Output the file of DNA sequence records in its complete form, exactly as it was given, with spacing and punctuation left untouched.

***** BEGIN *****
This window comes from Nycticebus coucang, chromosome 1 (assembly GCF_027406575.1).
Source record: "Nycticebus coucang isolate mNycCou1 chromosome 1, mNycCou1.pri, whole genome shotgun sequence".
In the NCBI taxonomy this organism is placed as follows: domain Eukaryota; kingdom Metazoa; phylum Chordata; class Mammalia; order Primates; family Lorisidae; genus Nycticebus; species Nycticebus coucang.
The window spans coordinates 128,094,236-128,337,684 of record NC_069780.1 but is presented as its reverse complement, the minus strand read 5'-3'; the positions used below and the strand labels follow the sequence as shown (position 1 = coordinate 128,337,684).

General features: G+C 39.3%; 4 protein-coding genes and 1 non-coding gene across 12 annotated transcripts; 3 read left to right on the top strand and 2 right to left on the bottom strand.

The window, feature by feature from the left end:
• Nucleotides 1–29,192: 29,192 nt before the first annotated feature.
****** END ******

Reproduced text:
This window comes from Nycticebus coucang, chromosome 1 (assembly GCF_027406575.1).
Source record: "Nycticebus coucang isolate mNycCou1 chromosome 1, mNycCou1.pri, whole genome shotgun sequence".
In the NCBI taxonomy this organism is placed as follows: domain Eukaryota; kingdom Metazoa; phylum Chordata; class Mammalia; order Primates; family Lorisidae; genus Nycticebus; species Nycticebus coucang.
The window spans coordinates 128,094,236-128,337,684 of record NC_069780.1 but is presented as its reverse complement, the minus strand read 5'-3'; the positions used below and the strand labels follow the sequence as shown (position 1 = coordinate 128,337,684).

General features: G+C 39.3%; 4 protein-coding genes and 1 non-coding gene across 12 annotated transcripts; 3 read left to right on the top strand and 2 right to left on the bottom strand.

The window, feature by feature from the left end:
• Nucleotides 1–29,192: 29,192 nt before the first annotated feature.